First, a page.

The MSRB also plans to begin a multiyear initiative in 2021 to clear up guidance behind its rules.

The vast majority of the guidance is over 20 years old, Marshall said.

Many of the MSRB’s rules are supported by interpretive guidance, but over time, the value of the guidance has become diminished due to rules and market practice changes.

The MSRB plans to retire some of the guidance.

“When we retire the guidance, we will be putting it on our website under archived materials so that it’s always available for its historical value, but then we’re recognizing that this is what we’re maintaining for historical value,” Marshall said.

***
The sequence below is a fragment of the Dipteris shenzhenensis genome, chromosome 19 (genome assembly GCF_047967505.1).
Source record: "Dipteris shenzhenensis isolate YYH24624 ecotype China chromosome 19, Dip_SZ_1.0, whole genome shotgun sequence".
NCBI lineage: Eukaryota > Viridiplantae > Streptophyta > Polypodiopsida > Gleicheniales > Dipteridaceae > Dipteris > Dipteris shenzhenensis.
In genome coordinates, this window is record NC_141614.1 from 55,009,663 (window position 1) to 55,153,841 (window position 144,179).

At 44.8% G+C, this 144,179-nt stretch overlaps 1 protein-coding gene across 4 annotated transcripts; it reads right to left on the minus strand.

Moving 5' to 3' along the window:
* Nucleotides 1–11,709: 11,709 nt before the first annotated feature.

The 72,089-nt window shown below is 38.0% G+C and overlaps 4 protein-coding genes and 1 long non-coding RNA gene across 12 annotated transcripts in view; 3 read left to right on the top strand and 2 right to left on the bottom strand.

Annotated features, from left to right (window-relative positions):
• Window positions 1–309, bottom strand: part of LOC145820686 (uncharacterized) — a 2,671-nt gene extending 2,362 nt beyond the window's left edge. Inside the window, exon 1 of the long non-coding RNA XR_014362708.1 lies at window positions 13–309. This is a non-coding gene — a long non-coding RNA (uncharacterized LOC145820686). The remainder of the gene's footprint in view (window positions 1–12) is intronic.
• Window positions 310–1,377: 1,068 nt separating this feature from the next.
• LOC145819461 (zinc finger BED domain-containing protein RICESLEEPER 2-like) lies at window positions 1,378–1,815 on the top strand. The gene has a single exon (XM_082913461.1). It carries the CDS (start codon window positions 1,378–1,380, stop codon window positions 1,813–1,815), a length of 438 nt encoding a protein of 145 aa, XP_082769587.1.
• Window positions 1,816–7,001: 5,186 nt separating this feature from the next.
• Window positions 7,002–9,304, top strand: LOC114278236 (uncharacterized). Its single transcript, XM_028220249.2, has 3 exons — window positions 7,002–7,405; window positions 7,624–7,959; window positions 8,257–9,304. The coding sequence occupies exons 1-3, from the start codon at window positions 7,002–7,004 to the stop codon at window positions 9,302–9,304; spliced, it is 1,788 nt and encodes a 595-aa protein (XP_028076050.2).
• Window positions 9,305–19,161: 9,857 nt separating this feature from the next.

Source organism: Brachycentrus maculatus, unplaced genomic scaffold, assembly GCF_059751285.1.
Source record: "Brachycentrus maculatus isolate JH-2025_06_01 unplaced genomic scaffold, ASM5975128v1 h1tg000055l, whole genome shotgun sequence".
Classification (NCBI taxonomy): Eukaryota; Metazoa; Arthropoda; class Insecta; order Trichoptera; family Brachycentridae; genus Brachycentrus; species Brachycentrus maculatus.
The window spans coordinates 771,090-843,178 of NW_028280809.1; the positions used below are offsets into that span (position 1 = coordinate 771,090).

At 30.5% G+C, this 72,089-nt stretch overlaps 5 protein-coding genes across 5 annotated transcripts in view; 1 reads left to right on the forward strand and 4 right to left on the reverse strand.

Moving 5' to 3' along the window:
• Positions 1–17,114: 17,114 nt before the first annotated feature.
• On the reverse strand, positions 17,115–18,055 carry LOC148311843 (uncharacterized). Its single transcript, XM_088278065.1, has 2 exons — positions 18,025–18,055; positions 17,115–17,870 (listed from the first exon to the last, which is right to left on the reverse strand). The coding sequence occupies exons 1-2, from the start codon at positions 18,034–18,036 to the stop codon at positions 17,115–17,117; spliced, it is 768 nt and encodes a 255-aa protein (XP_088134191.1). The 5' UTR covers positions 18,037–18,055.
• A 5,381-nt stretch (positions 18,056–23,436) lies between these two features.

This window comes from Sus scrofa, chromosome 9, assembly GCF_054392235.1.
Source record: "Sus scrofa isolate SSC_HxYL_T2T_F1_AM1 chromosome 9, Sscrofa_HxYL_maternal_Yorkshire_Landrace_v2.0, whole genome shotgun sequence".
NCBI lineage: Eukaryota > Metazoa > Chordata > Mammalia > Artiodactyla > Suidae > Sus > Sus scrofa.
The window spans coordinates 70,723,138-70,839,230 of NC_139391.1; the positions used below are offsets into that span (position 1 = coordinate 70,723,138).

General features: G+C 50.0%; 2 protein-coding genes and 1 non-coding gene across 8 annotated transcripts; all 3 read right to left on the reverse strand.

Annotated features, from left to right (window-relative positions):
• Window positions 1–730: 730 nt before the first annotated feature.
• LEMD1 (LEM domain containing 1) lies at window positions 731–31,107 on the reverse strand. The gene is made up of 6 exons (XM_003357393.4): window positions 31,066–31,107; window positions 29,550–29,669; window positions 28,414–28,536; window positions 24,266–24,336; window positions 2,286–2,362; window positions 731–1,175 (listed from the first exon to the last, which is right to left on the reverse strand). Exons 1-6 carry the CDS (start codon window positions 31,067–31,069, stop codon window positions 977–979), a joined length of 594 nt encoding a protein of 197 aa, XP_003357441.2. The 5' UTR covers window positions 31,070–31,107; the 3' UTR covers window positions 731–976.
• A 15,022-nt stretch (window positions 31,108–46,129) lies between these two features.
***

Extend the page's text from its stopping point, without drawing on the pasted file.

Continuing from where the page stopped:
For example, MSRB Rule G-23 on activities of financial advisors, originally allowed financial advisors to act as an underwriter of the same issuance if they received written consent from the issuer. The MSRB has guidance that talks about that written consent.

In 2011, the MSRB amended that rule that prohibits a dealer from serving as a financial advisor and underwriter on a transaction.

“So we amended the rule to say you can’t get consent — that won’t satisfy the rule,” Marshall said. “But we didn’t delete the historical guidance that explained how to get consent.”

Market participants are also eager to comment on the MSRB’s new focus for the next few years. Comments are due Jan. 11, 2021. The MSRB’s last strategic plan was created in 2017.